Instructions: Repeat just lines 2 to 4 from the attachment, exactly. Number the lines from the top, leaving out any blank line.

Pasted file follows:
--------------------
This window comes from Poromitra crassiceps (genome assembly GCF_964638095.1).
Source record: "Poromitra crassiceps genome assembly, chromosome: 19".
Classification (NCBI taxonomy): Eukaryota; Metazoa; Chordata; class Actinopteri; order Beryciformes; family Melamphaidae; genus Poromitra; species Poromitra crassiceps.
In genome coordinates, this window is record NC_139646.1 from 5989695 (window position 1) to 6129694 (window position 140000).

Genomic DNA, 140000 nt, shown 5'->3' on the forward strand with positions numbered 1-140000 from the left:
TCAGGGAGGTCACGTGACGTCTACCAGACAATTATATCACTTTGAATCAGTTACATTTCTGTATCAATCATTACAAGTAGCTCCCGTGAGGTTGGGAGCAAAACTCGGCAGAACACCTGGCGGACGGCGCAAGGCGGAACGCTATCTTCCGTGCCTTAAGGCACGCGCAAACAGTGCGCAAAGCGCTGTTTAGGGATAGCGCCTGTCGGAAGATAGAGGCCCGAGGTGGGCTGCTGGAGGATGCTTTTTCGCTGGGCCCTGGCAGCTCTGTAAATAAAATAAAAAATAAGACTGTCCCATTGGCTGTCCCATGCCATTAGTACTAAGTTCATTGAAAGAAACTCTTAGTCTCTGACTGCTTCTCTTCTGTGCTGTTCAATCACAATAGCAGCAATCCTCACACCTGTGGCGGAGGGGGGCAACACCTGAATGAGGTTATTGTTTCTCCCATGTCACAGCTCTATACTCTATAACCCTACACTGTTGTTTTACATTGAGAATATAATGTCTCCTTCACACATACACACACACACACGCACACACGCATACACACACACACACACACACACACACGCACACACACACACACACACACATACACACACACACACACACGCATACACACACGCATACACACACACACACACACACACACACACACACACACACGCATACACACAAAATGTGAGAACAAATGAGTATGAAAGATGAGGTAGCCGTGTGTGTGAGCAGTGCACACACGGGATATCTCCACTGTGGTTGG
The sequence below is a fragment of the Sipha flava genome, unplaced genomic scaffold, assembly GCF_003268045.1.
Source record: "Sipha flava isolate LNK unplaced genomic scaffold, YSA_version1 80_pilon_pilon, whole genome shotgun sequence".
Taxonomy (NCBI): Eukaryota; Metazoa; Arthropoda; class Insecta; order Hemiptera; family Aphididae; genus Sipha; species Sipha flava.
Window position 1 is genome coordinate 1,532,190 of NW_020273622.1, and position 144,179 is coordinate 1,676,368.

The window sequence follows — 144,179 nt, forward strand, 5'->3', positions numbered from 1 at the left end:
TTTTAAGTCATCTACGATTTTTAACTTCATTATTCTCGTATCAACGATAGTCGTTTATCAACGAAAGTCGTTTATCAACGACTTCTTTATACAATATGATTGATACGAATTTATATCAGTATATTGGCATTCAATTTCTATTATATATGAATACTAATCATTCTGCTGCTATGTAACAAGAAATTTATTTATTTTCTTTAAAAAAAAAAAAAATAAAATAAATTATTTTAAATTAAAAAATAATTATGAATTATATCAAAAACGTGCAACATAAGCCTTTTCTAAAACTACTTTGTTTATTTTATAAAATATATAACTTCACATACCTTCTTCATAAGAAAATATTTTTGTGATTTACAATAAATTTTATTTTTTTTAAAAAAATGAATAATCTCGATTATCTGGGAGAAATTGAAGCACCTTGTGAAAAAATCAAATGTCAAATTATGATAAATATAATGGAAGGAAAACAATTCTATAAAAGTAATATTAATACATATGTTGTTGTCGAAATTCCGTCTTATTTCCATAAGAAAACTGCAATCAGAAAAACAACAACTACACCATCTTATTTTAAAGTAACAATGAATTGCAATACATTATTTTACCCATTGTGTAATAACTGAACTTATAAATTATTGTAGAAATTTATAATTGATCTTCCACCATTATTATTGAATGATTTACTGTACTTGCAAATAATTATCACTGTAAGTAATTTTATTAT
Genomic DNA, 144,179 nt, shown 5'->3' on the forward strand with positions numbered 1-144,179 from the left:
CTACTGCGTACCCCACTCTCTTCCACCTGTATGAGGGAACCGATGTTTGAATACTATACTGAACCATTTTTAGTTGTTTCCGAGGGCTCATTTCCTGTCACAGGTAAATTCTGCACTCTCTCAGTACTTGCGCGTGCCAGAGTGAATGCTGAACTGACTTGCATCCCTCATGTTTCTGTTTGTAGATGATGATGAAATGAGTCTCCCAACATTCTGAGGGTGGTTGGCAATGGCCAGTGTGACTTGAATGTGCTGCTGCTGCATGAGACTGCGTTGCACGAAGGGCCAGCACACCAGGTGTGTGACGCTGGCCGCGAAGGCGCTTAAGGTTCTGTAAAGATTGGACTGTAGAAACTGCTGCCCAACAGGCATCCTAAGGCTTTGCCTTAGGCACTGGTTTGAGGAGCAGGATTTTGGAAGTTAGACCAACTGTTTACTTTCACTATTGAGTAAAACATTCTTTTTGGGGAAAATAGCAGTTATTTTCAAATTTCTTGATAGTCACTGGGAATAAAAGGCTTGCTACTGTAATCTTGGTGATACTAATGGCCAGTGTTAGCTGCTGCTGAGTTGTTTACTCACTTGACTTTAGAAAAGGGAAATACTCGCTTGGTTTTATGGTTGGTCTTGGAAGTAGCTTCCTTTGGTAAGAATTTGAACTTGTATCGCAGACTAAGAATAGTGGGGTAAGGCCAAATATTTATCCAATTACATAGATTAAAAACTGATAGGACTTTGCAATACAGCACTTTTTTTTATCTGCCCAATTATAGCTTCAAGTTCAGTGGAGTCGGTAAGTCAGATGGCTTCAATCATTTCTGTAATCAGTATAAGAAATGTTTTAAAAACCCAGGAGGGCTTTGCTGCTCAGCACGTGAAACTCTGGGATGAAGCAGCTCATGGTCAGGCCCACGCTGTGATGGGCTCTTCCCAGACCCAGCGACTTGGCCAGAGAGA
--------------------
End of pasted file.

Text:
Source record: "Poromitra crassiceps genome assembly, chromosome: 19".
Classification (NCBI taxonomy): Eukaryota; Metazoa; Chordata; class Actinopteri; order Beryciformes; family Melamphaidae; genus Poromitra; species Poromitra crassiceps.
In genome coordinates, this window is record NC_139646.1 from 5989695 (window position 1) to 6129694 (window position 140000).